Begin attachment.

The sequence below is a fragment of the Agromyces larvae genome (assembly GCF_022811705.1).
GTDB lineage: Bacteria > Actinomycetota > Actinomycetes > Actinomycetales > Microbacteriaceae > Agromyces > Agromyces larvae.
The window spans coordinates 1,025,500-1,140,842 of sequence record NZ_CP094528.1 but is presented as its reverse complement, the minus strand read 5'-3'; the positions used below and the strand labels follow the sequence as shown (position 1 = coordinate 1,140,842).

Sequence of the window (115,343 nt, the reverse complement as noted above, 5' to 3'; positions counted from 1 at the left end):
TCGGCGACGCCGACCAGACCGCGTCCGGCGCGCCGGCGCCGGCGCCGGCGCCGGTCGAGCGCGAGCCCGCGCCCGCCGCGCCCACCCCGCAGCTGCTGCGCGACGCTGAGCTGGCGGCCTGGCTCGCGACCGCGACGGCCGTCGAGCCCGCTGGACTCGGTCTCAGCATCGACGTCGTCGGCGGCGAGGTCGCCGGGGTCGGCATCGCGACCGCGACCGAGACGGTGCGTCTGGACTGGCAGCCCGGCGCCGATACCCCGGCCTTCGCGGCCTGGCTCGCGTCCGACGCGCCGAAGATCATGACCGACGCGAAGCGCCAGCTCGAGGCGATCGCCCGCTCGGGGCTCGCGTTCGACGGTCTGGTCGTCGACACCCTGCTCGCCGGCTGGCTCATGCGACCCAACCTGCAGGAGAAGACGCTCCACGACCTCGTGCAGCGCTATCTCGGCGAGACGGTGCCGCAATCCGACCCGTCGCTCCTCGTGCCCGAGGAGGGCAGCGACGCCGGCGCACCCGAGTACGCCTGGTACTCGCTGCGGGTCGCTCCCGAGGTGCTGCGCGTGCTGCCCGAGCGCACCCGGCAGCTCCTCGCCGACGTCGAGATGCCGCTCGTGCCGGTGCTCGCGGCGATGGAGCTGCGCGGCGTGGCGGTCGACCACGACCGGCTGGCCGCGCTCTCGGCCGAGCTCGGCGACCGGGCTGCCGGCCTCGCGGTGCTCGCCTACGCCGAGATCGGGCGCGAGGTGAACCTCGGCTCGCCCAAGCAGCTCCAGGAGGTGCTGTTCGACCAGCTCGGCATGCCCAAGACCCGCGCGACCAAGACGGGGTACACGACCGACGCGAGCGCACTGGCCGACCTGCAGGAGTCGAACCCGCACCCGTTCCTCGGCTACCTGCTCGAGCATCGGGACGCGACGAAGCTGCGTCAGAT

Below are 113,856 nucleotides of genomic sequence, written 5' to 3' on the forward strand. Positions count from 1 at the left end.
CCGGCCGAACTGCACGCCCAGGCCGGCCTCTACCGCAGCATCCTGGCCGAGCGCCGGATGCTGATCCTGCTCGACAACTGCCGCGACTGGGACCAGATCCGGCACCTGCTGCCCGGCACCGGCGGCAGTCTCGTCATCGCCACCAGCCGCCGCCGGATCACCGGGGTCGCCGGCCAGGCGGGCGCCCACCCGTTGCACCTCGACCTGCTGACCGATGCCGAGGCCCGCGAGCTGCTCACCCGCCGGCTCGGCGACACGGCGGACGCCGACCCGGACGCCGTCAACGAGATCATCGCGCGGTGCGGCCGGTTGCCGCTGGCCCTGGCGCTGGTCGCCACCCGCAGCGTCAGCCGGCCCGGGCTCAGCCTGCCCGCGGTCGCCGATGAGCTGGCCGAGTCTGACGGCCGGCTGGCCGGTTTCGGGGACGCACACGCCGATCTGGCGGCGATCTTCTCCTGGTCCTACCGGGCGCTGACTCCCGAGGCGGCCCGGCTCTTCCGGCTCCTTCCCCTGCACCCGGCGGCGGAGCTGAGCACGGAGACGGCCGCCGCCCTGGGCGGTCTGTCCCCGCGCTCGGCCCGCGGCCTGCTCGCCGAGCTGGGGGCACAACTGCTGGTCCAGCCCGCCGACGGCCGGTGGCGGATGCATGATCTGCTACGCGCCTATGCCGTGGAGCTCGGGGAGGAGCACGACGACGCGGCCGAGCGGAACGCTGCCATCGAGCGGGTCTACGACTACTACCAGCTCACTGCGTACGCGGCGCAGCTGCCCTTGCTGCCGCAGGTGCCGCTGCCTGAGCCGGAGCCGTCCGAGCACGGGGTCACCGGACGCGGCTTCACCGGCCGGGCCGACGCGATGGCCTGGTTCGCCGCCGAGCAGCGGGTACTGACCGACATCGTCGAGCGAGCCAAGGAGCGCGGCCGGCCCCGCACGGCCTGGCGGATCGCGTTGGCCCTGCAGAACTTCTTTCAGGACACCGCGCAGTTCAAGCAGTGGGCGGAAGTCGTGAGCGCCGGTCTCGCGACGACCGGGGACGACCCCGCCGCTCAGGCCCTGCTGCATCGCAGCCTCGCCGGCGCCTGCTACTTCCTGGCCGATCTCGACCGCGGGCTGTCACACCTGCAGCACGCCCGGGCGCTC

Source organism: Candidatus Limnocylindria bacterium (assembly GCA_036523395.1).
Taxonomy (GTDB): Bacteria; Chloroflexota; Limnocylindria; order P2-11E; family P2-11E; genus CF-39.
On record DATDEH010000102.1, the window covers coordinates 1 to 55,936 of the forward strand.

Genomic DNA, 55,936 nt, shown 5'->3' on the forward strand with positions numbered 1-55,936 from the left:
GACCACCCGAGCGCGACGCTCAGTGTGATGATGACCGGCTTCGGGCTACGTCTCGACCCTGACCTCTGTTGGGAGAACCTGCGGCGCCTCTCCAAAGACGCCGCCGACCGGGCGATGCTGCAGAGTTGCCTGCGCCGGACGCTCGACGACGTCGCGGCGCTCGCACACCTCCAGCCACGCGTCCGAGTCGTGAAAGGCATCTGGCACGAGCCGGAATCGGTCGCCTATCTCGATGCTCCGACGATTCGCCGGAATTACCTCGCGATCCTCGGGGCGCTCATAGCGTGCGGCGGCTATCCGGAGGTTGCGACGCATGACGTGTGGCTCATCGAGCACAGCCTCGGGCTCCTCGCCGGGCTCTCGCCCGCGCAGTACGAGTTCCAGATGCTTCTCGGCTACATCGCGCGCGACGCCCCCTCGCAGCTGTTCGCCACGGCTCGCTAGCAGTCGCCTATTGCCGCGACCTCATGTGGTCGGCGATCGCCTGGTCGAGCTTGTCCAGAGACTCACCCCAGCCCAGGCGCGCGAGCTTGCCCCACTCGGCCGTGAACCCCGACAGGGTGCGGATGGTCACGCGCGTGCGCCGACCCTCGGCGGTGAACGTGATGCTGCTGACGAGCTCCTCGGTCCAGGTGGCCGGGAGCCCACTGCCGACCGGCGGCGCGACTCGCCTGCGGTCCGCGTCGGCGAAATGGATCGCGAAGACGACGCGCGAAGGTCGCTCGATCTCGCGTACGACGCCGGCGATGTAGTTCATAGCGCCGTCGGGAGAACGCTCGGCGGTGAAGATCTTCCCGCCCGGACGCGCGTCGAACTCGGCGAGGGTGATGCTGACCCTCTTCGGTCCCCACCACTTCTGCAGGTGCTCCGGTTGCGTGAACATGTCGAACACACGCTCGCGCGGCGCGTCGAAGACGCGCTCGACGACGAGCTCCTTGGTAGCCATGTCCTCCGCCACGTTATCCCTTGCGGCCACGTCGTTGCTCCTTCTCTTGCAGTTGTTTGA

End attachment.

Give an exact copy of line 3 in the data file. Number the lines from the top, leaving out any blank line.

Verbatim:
The window spans coordinates 1,025,500-1,140,842 of sequence record NZ_CP094528.1 but is presented as its reverse complement, the minus strand read 5'-3'; the positions used below and the strand labels follow the sequence as shown (position 1 = coordinate 1,140,842).